INTERIOR: stone steps within front porch leading to central hall; timber scale and platt staircase with closed-string timber balustrade and square panelled newels supporting carved urns, installed in the 1930s; round-arched stained-glass stair window; marble chimneypieces and decorative plasterwork ceilings to principal rooms; working timber shutters in some rooms.

GATES, GATEPIERS AND QUADRANT WALLS: dated 1871. 4 rusticated gatepiers with ornamental iron gates and coped quadrant wing walls. Tall piers flanking carriageway; lower plainer piers to foot gates. Polished sandstone ashlar. Base course; double string course; pyramidal caps. Central piers surmounted by sculpted angels with shields on dated and initialled, corniced plinths (see Notes). Decorative, cast-iron finialled gates; decorative floreate scrolls over pedestrian gates.

Statement of Special Interest

B-Group with 'Crookston House, South Gate Lodge' and 'Crookston House, Former Stables Including Boundary Wall' (see separate listings).

A well-detailed Jacobethan-Style Country House, Built For John Borthwick, 13th Of Crookston, and substantially remodelled and extended by the prominent Edinburgh architectural firm Wardrop & Brown, with good interiors. The original house formed the central 5-bay section visible from the front. The Brown & Wardrop work included the baronialisation and extension of the house, the corner turrets of which were originally ogee-roofed and later crenellated; and the addition of the ballroom, now largely demolished after being damaged by bombing in the Second World War.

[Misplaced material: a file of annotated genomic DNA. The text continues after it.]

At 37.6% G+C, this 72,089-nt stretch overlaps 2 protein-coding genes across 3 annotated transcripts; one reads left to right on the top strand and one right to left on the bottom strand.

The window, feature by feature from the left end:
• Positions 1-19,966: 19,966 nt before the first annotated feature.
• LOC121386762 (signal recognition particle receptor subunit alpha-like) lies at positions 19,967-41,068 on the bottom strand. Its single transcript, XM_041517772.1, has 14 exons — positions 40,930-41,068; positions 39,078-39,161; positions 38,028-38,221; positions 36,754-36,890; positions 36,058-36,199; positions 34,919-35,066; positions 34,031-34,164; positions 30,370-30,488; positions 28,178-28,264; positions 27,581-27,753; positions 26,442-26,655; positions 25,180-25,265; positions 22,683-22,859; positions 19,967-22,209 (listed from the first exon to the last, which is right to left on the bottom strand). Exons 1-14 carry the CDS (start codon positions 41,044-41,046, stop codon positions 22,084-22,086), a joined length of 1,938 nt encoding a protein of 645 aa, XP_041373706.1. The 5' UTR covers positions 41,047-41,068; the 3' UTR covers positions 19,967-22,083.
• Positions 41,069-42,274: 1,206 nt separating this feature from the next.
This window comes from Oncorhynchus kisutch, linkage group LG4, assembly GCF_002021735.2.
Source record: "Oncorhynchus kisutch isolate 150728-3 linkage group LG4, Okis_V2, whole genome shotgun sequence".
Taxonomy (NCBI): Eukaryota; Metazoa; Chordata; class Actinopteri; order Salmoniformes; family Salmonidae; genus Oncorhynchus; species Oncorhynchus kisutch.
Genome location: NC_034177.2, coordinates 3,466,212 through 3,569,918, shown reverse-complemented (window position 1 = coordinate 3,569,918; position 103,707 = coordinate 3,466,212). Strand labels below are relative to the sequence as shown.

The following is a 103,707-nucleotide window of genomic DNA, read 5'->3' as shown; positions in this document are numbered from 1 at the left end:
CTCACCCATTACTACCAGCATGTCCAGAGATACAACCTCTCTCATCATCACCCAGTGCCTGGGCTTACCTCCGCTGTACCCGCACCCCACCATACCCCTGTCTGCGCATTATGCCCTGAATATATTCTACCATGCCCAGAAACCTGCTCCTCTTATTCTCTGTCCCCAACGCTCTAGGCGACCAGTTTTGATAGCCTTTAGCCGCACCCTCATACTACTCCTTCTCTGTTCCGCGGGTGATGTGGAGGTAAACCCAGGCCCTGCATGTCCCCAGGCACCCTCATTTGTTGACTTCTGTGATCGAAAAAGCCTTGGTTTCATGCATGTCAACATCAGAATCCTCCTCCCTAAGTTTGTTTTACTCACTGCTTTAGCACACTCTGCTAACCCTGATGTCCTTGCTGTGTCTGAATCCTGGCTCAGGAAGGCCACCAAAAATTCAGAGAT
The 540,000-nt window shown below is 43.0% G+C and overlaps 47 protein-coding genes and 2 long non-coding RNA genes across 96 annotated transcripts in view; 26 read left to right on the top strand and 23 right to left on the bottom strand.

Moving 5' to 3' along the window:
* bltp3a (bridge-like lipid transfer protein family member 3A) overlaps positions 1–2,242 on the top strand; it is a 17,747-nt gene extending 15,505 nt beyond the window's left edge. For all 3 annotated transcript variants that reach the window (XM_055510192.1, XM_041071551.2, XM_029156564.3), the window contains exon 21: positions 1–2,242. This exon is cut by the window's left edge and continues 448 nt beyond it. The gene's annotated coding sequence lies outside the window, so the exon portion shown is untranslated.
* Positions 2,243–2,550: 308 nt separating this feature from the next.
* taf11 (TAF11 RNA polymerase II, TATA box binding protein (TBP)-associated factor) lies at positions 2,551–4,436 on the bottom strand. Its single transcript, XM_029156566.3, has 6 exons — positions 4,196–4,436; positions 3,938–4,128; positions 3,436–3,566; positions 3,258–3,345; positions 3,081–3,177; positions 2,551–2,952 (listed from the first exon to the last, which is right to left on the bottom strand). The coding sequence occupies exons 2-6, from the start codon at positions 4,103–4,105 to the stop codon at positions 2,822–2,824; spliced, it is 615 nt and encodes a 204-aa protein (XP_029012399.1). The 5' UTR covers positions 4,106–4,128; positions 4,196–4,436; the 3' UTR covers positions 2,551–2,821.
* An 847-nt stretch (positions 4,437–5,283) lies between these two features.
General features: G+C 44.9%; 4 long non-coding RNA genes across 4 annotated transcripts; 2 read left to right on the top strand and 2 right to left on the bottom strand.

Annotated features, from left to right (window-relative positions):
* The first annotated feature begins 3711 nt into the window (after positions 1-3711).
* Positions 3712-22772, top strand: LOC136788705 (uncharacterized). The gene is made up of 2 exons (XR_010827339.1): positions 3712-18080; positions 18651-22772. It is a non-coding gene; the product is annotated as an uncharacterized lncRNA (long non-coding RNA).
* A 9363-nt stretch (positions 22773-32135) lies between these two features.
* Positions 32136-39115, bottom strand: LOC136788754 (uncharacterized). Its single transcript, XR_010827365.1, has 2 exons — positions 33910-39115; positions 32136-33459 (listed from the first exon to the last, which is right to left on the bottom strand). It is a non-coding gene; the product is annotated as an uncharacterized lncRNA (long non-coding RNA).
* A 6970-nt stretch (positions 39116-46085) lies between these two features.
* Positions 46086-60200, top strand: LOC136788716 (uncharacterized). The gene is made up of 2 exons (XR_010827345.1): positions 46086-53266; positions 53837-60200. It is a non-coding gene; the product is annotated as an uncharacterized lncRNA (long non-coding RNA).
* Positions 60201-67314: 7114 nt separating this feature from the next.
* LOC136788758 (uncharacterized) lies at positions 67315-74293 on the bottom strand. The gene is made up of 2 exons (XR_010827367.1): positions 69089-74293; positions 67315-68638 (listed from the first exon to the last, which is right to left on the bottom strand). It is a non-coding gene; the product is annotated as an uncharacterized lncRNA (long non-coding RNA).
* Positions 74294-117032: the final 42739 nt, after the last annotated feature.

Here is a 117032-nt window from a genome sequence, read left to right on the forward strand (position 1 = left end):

The firm of Brown & Wardrop was formed when Thomas Brown II, who is thought to have trained in the office of William Burn, took his former apprentice and assistant James Maitland Wardrop into partnership in 1849. The practice was a prominent and wide-ranging one which developed a particular reputation for remodelling and enlarging older houses in a range of styles. The house remains in the possession of the Borthwick family, who were recognised as Borthwicks of Borthwick in 1944.

The imposing South entrance gatepiers incorporating shields held by angels are heraldic, one being inscribed JB (John Borthwick), the other EP (Elizabeth Pringle).

List description updated at resurvey (2009).



Francis H Groome, Ordnance Gazetteer of Scotland (1883), vol II, p.312. Kitty Cruft, John Dunbar and Richard Fawcett, The Buildings of Scotland: Borders (2006) pp203-4. Colin McWilliam, The Buildings of Scotland: Lothian (1978) p148. J Small, Castles and Mansions of the Lothians (1883). Charles Alexander Strang, Borders and Berwick: An Illustrated Architectural Guide (1994) p193. RCAHMS: MLD 140/1-5 (plans by Thomas McCrae for 1937-8 alterations). Dick Peddie & McKay Collection, RCAHMS: DPM/1940/98/1-5 (plans for alterations in 1863-70 and 1937-46).